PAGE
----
“He thinks he’s in a better position than women and families to make their personal, private decisions,” Rep. Chris Taylor (D-Madison), the former Public Policy Director for Planned Parenthood of Wisconsin, told “And now he’s trying to obfuscate his position, because he knows it’s so unpopular.”

With just a few weeks to go before Election Day, it could be a tough sell for Walker to completely remake his image in order to win over women voters. However, he won’t be the only candidate in a tight race doing so. Colorado Rep. Cory Gardner (R) is attempting to unseat Democratic Senator Mark Udall, and has not only tried to massively distance himself from the “personhood” movement (a group of extremist anti-abortion activists that believe life starts at the point an egg is fertilized and that abortion and most hormonal birth control may be murder), but has even tried to present himself as pro-woman’s reproductive rights by pushing for over the counter birth control in stores and pharmacies, despite originally supporting policies that could make it illegal.

Walker, too, has been on a personal crusade against reproductive autonomy since he stepped into office, and yes, that means birth control, too. In the most recent example he attempted to use the Hobby Lobby decision to ban birth control coverage in Wisconsin’s own insurance plans, which is mandatory under the state’s contraceptive equity law. Pile that on top of the efforts to defund Planned Parenthood, quest that has shut down a number of clinics across the state that did not offer any abortion services, and it’s clear that contraception is just as big of a target to him as abortion is.

“Perhaps Walker doesn’t want women getting a college education, or being in the workforce or in the Legislature,” Rep. Taylor wrote in July. “Maybe he doesn’t care about healthy families and babies. Or maybe he is willing to play politics with women’s health by interfering with critical medical decisions that impact every other area of a woman’s life. Any of these possibilities should terrify every woman in Wisconsin.”

Women may be terrified, but anti-abortion groups in the state couldn’t be more pleased. Walker has long been their standard bearer, from his early days as a state legislature to his current position in the governor’s mansion. He was endorsed not just by Wisconsin Right to Life, considered the more mainstream of the anti-abortion organizations in the state, but also by Pro-Life Wisconsin, who is not just against abortion under all circumstances, but advocates against contraception as well. In 2010 the group called him “100% pro-life” which means “to know that a human life begins at fertilization and that there may never be a legal exception to an innocent child’s inalienable right to life.”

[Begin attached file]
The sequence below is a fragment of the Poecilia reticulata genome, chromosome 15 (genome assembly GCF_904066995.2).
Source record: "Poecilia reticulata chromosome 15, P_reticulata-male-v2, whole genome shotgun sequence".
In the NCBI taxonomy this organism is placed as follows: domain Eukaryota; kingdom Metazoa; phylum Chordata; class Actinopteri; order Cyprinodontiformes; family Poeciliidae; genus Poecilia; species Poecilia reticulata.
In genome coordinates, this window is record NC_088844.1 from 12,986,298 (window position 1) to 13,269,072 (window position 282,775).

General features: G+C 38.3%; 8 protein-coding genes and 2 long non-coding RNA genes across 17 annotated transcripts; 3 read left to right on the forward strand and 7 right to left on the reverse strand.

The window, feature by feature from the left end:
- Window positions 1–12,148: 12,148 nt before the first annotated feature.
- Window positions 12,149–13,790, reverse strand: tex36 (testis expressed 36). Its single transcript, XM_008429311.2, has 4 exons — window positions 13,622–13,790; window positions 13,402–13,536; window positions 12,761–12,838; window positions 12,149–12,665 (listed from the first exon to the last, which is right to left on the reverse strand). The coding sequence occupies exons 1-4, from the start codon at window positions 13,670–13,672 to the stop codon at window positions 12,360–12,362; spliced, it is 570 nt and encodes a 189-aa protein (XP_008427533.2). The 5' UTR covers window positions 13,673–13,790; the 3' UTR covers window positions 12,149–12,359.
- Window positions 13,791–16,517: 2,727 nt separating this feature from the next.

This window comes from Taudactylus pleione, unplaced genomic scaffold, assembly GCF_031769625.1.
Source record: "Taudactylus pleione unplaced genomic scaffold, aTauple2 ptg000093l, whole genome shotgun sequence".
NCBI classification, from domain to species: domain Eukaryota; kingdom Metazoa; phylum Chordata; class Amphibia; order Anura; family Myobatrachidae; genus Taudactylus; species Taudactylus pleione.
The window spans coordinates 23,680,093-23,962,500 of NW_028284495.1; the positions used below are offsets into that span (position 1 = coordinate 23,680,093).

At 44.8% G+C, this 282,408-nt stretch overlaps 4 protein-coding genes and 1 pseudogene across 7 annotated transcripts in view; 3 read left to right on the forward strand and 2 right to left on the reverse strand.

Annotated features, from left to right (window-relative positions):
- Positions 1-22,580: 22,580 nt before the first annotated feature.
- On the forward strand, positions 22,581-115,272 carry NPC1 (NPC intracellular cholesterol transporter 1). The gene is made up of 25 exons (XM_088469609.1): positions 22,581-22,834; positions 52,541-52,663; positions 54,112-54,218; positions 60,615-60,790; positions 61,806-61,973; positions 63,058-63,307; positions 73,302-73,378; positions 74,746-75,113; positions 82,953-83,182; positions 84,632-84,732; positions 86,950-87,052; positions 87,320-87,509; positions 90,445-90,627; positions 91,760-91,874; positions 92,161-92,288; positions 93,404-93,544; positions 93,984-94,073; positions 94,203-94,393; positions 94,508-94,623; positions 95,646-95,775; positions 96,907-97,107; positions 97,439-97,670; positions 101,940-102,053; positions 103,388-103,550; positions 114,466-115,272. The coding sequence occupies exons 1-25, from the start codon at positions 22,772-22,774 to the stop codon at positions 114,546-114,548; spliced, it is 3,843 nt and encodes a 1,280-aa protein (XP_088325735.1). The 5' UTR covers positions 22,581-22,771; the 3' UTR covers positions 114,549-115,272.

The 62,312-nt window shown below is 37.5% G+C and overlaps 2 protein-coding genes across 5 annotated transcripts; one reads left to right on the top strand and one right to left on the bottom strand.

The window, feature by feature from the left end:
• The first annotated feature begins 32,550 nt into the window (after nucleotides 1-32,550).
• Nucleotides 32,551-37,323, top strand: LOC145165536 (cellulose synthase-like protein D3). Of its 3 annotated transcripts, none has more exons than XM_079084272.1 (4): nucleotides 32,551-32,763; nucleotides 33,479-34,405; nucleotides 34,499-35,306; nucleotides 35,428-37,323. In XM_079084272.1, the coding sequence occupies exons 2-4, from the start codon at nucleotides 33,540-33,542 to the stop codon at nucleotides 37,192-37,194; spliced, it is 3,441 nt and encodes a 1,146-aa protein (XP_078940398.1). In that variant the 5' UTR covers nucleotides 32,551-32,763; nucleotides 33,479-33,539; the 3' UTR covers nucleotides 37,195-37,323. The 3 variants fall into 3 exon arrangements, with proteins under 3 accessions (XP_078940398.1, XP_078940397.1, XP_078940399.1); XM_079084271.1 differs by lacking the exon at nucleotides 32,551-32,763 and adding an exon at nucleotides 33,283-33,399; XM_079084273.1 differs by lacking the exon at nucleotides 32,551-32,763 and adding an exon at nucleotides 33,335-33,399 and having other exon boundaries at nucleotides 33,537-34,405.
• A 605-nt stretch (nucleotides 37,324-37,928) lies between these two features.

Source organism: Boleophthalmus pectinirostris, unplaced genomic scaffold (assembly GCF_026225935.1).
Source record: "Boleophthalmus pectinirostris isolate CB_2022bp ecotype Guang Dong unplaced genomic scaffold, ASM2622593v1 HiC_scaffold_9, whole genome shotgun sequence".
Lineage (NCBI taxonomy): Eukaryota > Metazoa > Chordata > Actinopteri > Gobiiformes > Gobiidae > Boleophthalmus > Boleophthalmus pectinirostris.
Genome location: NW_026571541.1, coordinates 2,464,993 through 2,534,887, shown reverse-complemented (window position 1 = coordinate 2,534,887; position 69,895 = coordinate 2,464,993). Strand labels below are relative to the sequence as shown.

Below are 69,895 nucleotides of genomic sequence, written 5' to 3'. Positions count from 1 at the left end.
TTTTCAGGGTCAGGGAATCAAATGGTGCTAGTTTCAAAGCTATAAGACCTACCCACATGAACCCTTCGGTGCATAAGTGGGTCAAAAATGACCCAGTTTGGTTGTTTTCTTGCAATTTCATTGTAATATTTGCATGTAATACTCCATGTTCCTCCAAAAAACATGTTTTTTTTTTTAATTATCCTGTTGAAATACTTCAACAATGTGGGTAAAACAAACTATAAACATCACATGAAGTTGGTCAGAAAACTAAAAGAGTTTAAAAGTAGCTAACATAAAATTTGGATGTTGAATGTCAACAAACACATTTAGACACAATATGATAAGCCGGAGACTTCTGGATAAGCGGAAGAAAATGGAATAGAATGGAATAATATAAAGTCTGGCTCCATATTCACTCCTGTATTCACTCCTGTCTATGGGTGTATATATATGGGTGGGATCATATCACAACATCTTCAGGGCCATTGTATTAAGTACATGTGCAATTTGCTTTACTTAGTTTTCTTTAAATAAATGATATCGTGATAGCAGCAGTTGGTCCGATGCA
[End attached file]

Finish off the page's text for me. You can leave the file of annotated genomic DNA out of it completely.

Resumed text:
Pro-Life Wisconsin, meanwhile, sees no issue with Walker’s change of language, even if it implies that the governor is no longer a “100% pro-life candidate.” “We are a non-partisan organization,” they stated via twitter. “Our message always comes first, not a specific politician or political party.”

Walker has 22 days to complete a makeover, and his re-election campaign — and 2016 — is hanging in the balance. Unfortunately for him, the entire success of his endeavor rests on the assumption that reproductive rights advocates, women, families and allies will forget literally every bill he signed in the last four year that whittled away a person’s right to terminate or prevent a pregnancy.

That’s a pretty massive undertaking, and one statement that a “decision should be between a woman and her doctor,” isn’t likely to accomplish it.

Robin Marty is a freelance writer, speaker and activist. Her current project, Clinic Stories, focuses on telling the history of legal abortion one clinic at a time. Robin’s articles have appeared at Rolling Stone, Bitch Magazine, Ms. Magazine, In These Times, Truth Out, AlterNet, RH Reality Check and other publications.